Charismatic leadership and situational leadership are very different. Situational leadership requires the leader to adjust his behavior, depending on the development level of the follower (Wren, 1995, p. 208). Servant LeadershipServant leadership is a theory based on Robert K Greenleaf’s belief that all men have a primary motivation to serve others and through this service theyaspire to lead (Parris & Peachey, 2012). Although this leadership model has very little in common with charismatic and situational does however compare to transformational leadership in several areas.

The main area of commonality between the two can be found as transformational leaders serve as stewards to change enable the followers to accept the change and move forward with the organization (Tichy & Devanna, 1990, p. 75). In essence, servant leadership becomes the long-term transformational approach to life and work. Situational LeadershipSituational leadership has very little in common with the other models mentioned herein. This model revolves around the leader changing leadership behaviors to meet the needs in relationship to the follower (Kouzes, 2003, p. 111). The difference between situational leadership and charismatic, servant, and transformational leadership is the lack of an organizational vision and the empowerment of the followers.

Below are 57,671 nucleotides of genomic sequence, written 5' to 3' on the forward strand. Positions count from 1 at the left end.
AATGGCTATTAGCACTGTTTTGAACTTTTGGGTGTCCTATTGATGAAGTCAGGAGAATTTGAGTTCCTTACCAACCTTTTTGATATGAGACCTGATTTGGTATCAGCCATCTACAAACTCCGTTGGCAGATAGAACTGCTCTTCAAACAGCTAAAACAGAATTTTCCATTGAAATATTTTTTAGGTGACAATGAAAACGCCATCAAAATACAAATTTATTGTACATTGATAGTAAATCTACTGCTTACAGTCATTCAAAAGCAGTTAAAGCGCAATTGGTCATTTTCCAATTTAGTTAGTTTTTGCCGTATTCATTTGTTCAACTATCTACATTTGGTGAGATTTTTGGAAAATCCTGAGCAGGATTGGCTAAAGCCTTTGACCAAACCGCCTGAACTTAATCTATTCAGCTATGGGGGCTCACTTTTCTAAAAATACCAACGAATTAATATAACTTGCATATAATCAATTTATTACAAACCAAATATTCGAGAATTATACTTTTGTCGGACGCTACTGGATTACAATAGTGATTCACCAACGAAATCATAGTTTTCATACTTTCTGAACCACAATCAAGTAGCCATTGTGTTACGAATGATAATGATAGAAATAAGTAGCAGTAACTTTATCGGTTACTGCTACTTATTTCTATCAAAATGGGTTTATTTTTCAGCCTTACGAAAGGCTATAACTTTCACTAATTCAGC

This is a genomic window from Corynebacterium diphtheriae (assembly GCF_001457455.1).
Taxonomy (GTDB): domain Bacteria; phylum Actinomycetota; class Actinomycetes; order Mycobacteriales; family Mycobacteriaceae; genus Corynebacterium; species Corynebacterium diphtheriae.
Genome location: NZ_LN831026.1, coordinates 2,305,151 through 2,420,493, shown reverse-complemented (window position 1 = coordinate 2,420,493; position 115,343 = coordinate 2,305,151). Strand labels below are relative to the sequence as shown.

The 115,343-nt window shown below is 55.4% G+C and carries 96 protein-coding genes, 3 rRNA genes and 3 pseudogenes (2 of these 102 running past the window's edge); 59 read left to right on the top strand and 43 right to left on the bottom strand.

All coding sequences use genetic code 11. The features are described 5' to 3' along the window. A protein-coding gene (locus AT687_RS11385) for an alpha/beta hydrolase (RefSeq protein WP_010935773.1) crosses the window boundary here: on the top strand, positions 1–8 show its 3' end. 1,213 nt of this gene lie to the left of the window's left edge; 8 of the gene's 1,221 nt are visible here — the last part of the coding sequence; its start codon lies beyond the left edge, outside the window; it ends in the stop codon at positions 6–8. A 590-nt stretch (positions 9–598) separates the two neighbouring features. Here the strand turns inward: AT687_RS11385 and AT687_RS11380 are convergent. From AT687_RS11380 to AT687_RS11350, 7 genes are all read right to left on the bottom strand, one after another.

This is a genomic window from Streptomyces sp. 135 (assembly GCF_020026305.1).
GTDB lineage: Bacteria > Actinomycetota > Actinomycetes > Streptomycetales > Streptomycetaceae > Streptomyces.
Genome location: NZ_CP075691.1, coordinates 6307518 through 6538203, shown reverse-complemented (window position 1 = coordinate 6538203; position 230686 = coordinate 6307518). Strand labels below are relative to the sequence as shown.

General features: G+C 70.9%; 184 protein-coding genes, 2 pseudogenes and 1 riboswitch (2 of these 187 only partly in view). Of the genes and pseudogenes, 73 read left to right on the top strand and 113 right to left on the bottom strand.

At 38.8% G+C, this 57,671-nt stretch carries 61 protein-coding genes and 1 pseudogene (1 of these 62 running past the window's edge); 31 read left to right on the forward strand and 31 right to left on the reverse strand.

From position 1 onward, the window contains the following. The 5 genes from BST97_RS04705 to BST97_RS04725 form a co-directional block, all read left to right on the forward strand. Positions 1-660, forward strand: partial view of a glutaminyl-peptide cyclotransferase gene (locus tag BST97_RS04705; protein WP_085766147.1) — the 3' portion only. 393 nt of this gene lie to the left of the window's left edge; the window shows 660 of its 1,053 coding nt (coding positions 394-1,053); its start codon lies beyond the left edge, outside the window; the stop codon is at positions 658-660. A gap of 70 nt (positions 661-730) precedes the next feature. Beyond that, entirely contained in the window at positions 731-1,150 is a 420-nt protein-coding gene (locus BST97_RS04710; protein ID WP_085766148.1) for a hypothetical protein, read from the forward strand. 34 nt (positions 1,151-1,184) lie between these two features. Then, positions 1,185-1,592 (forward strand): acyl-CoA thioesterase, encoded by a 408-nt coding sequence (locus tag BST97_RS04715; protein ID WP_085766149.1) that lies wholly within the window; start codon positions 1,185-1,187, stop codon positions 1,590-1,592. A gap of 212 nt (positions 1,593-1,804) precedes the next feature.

Situational leadership uses followers based on their readiness level that relate to their ability and willingness to complete the task (Wren, 1995, p. 208). This aspect coupled with the leader’s task and relationship behavior is used in relation to the follower’s readiness level (Wren, 1995, p.

209). Transformational LeadershipTransformational leadership is a theory that emphasizes the leader’s ability to transform the follower’s values while motivating them to achieve beyond expectations (Avolio & Yammarino, 2013, p. 79). By exceeding expectations necessary changes become a reality.